The delays in the payment of claims to National Health Insurance Scheme accredited health facilities in the country is affecting the smooth running and provision of healthcare services nationwide.
This was revealed by the Member of Parliament for Nadowli/Kaleo, Anthony Mwinkaara Sumah on the floor of Parliament.
According to him, the late payment of the claims serves as a disincentive to health facilities.
Making a statement in Parliament today, Monday, March 29, 2021, the MP urged government to provide the National Health Insurance Authority with adequate and timely funding to fulfill its “most important obligation of prompt subscriber reimbursements for services rendered.”
Mr. Sumah stated that although the National Health Insurance Scheme was brought in to assist the citizenry in the area of health by taking away the financial burden on them, the scheme seems to be gradually fading out as most health facilities are going back to the cash and carry system.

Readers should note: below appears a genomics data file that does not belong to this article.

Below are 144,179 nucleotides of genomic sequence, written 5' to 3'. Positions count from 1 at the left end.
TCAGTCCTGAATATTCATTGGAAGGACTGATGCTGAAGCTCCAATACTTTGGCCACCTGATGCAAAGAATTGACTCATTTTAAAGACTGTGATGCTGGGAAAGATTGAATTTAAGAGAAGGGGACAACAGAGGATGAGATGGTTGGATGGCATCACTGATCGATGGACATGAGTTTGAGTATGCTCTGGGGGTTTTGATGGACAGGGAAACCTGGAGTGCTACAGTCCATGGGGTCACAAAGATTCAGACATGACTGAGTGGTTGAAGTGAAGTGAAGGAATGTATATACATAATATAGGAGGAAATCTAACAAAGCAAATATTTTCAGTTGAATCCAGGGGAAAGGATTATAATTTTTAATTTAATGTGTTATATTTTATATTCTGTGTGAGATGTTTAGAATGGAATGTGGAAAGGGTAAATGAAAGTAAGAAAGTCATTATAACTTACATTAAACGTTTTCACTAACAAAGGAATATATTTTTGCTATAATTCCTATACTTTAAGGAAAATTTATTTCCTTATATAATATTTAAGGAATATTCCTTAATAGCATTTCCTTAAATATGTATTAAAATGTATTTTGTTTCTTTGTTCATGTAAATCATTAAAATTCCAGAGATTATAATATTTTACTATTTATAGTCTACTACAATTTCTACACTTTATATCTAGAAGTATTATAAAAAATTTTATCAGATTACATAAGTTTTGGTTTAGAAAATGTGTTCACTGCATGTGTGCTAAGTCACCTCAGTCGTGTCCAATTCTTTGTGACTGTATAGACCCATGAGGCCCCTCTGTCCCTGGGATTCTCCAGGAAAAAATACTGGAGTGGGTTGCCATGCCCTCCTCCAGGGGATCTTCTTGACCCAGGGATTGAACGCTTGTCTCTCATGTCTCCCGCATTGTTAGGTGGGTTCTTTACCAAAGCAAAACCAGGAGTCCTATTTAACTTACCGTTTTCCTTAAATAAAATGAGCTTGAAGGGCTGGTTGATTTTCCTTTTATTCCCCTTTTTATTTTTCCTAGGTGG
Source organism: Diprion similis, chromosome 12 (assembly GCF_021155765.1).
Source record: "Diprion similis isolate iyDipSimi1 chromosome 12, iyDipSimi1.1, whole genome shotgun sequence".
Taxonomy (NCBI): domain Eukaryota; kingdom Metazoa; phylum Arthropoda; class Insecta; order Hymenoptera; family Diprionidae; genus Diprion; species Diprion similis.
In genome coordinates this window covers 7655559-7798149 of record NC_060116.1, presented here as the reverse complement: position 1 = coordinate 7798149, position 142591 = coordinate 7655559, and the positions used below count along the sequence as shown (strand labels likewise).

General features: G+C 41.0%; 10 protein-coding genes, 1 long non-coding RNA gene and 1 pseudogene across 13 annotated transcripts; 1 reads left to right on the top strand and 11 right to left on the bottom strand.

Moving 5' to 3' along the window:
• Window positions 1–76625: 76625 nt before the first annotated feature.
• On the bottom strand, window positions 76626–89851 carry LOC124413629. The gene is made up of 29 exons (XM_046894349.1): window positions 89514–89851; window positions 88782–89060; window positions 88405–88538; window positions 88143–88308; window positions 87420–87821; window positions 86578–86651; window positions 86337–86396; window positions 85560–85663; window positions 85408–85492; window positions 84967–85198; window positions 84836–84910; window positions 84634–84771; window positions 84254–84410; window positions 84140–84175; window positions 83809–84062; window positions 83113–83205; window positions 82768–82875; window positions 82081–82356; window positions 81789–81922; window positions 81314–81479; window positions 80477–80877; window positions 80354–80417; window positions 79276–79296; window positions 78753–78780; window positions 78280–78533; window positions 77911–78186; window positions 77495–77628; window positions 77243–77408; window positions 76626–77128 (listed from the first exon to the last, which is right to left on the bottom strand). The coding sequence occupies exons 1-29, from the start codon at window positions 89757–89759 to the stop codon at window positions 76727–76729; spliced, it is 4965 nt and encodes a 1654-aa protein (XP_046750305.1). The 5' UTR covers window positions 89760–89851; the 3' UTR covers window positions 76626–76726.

“The most crucial and debilitating challenge of the NHIS is the delayed and inadequate reimbursement of claims to accredited health facilities. Unquestionably, this has affected negatively the ability of these facilities to provide quality healthcare to the citizenry. In response to these challenges and as a mechanism to sustain the health facilities and makeup for the funding inadequacies, managers of these institutions have resorted to instituting fees and charges, or better still reversed to the cash and carry system albeit illegal.”
He added that “the gradual and subtle reintroduction of cash and carry system, out-of-pocket payment or co-payment/supplementary payments, the potential to attain UHC, financial risk protection for the poor and the vulnerable, access to essential quality healthcare services and access to safe, effective, quality and affordable essential medicines and vaccines for all by 2030 as contained in SDG 3 cannot be guaranteed.”